Significant variations in the rates of return enjoyed by companies involved in private finance initiative contracts across different government departments is set out in research published today.
A study by the Association for Consultancy and Engineering found average unitary payments received by the private sector per pound of capital investment varied between departments by up to 680 per cent.
The analysis of Treasury figures showed an average contractor return from Department of Energy and Climate Change PFI projects of £3.34 per pound invested, compared with £23.1 from a Crown Prosecution Service job.
The report’s author, ACE senior economist Graham Pontin, said: “There is a big difference, but the figures do not break down the amount for operating costs, so it is difficult to reach judgements about value for money.”
Some of the variation in returns in PFI deals may reflect differences in the amount of risk transferred to the private sector, he added.
But the report did indicate that the government had managed to bring down the costs of PFI projects to the public purse.
Between 1996 to 2000 and 2001 to 2005, the average cost of unitary payments fell from £7.45 to £4.03 per pound invested by the private sector.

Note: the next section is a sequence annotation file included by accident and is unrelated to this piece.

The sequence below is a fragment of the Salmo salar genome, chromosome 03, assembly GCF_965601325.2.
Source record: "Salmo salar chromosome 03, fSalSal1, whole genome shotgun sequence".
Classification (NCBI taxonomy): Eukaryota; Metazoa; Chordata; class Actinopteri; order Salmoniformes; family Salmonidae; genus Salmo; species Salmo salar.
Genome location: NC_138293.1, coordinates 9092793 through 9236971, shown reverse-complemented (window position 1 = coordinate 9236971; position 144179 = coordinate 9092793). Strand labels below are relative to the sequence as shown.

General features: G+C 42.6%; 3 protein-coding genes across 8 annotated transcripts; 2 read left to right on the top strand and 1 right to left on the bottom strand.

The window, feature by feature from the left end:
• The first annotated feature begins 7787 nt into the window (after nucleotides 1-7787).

A rise in the following five years was attributed to higher borrowing costs and a loss of experience in government teams.
“These results anecdotally suggest that if government were to centralise the procurement it could achieve a saving by improving the performance of the deal it could negotiate,” the report said.
Other findings suggested the PFI model delivered similar rates of return per pound invested across all sizes of project.
And it argued that negative stories about some PFI projects should not obscure the fact that the model was sustainable, constituting less than 3 per cent of resource spending limits for departments.
The report said that between now and 2049, government departments have commitments of £242.5 billion in unitary charges for current PFI contracts.
But it said: “While this figure is sizeable, it does not necessarily mean it is unsustainable.”